Saturday, February 16, 2013

Peter Elbow: Academic writing--bad on purpose?

Peter Elbow has a new book out--and, more important for fans of teh webz, an interesting blog post--on why academic writing can be so impenetrable:
When we academics were in graduate school, we were trained to write badly (no one put it this way of course) because every time we wrote X, our teacher always commented, “But have you considered Y? Don’t you see that Y completely contradicts what you write here.” “Have you considered” is the favorite knee-jerk response of academics to any idea. As a result, we learn as students to clog up our writing with added clauses and phrases to keep them from being attacked. In a sense (a scary sense), our syntactic goal is create sentences that take a form something like this:
 X, and yet on the other hand Y, yet nevertheless X in certain respects, while at the same time Y in other respects.
And we make the prose lumpier still by inserting references to all the published scholars — those who said X, those who argued for Y, those who said X is valid in this sense, those who said Y is valid in this other sense.
Elbow goes on to say that even strong, confident academic writers "interrupt themselves" with opposing arguments in this way. Overall, he says, "I want to celebrate the mental ability to feel the truth in conflicting ideas."

 My first thought: John Keats, you were right! "The concept of Negative Capability is the ability to contemplate the world without the desire to try and reconcile contradictory aspects or fit it into closed and rational systems."

 Second thought: Elbow is right, but I want him to say more (to which any sensible person would say "buy the book, then").  What about academic jargon and theory-speak?

 That's a difficult proposition, taking on the jargon question, because here's the basic debate if anyone brings up the issue:

 Scholar A: "Why do you use so much jargon?"

 Scholar B: "It is not jargon! These words are an indispensable set of terms that serve as shorthand for difficult conceptual ideas and theoretical systems. Sometimes those terms don't cover it, so I have to invent my own and use them without defining them."

 Scholar A: "I'm asking why you use ridiculously obfuscatory language to mystify readers when your concepts are really pretty simple and not all that novel."

 Scholar B: "You're just too stupid to understand my Complex Ideas."

 Scholar A: "Am not!"

 Scholar B: "Are too!"

 [[[[Crickets.]]]]

 Your thoughts?

6 comments:

Contingent Cassandra said...

First thought(s): amen on the theory conversation, and I want to buy the book, which I hadn't yet heard of. Thanks!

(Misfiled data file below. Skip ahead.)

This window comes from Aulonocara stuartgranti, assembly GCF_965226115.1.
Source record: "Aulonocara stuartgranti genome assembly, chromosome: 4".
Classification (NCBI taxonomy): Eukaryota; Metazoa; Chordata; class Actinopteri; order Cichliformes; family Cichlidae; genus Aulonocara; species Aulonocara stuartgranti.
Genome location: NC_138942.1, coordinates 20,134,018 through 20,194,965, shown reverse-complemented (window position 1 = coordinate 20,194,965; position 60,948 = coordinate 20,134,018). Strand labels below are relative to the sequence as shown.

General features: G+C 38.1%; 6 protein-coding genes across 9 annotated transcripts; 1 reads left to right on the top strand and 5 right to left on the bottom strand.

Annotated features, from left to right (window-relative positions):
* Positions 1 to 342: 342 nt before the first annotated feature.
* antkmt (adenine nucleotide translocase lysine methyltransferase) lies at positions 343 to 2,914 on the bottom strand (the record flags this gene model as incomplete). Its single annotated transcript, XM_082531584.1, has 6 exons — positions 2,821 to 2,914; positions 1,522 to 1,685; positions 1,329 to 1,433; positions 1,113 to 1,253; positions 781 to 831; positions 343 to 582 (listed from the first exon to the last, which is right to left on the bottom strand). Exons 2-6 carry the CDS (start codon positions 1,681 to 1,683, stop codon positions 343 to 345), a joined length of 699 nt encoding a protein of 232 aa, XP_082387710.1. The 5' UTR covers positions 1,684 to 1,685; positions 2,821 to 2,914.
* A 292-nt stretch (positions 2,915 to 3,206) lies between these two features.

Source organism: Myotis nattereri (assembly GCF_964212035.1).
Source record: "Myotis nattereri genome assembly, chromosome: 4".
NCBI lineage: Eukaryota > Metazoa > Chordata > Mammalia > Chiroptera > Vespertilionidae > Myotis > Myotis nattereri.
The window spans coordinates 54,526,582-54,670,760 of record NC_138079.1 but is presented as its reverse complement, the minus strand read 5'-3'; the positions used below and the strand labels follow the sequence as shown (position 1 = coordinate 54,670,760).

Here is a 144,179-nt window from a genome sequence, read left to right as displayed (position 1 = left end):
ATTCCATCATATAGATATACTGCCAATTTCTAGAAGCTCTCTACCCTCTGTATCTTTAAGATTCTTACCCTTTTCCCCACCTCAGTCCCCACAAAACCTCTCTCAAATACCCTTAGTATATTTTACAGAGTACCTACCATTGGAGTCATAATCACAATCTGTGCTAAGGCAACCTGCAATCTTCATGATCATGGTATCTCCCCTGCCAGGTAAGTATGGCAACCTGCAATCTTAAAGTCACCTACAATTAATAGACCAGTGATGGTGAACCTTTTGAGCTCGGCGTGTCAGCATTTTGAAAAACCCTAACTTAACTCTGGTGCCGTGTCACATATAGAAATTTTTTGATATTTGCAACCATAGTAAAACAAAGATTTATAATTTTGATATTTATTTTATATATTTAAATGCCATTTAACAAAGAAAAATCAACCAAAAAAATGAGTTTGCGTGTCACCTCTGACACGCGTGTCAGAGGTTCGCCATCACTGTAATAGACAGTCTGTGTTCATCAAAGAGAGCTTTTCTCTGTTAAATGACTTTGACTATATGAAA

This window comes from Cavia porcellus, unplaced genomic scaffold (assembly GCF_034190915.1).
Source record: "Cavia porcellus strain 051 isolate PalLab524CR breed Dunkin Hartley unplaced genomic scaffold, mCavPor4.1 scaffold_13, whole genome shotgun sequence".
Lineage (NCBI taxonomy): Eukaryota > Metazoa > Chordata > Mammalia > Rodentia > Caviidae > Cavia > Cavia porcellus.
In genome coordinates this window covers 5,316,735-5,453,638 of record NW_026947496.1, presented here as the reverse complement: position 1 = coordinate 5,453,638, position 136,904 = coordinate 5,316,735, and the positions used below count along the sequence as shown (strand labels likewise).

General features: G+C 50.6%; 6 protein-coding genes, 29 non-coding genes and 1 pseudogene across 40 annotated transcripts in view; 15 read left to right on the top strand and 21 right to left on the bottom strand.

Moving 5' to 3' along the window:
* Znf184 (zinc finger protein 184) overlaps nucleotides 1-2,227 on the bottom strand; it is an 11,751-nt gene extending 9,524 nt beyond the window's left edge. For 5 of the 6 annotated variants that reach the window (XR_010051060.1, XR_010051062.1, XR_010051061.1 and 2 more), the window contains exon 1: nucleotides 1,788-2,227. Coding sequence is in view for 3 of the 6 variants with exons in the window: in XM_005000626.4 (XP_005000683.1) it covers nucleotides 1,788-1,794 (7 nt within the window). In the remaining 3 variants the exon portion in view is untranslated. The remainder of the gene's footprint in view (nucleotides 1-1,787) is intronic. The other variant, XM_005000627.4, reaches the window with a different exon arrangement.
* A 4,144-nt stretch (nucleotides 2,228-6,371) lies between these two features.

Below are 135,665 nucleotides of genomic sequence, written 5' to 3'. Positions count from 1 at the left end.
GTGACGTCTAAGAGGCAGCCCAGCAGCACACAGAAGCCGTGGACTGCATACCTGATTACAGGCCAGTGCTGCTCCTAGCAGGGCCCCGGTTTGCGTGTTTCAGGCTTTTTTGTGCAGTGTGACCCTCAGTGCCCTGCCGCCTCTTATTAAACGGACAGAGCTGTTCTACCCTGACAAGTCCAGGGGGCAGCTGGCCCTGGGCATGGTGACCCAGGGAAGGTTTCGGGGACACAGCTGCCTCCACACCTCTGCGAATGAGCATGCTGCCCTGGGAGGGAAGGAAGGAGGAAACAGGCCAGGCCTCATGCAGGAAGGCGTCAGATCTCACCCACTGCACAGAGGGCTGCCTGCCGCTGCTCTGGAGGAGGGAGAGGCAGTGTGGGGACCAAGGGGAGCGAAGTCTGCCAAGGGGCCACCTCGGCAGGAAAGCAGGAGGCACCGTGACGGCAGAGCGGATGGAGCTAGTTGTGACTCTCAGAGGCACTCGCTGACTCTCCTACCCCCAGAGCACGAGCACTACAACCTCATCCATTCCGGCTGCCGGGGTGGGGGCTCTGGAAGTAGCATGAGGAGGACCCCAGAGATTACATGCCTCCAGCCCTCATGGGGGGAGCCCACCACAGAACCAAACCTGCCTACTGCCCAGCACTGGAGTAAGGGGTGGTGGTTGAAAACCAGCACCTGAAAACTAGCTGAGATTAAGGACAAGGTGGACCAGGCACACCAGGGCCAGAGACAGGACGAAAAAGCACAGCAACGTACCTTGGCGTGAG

Next thought: one of the purposes of foot/end notes is to move the "x said this and y said that and here's how my idea fits into that conversation" stuff out of the main body of the text. Of course, one can only have so many of those notes.

Tree of Knowledge said...

I'm teaching my intro to research students to read scholarly sources this week, and we had to have the "why don't these people do any of the things that you insist I do" conversation. Fun times. But there really is nothing like academic writing to show a student the value of clear thesis statements, point sentences, and organization, and how many decisions actually get made based on audience.

Jonathan said...

Ok, but I can write clearly and eloquently and not be simplistic. I love writing about how my views differ and build on those of others. There's a kind of elegant dance in that, if you do it right.

You have to be able to intelligently balance opposing viewpoints, consider views alternative to your own and work out intellectual problems. If you cannot do it and write well, it is because you are a bad writer, not because of the demand that you be an intellectual.

Of course it will be easier to be clear if your idea is a simpler one. Who cares?

The question of jargon is another one. I think most of us use much less of it than 20 years ago. Remember those titles with parentheses, like "The (Mis)prision of Man: Gender (im)politics in ...."

undine said...

Contingent Cassandra--absolutely! Also, I'm increasingly seeing this in newer scholarly books: primary text + fashionable big-name theorist but no references to critical articles on the subject, even those that say essentially the same thing as the new book.

Tree of Knowledge--that should show them what to do (in some cases) and what not to do (in other cases).

Jonathan--I do indeed remember those titles with parentheses--and don't forget the slash: re/interpellating the subject and all that.

Z said...

I have come to the conclusion that it has to do with reading while writing. There is value to doing that, since you don't put off writing, but then reading while writing means your ideas are not limpid yet ... or at least, it does for many.

Z said...

Also: one is not supposed to have footnotes any more. This leads to many parenthetical statements and interpolated clauses.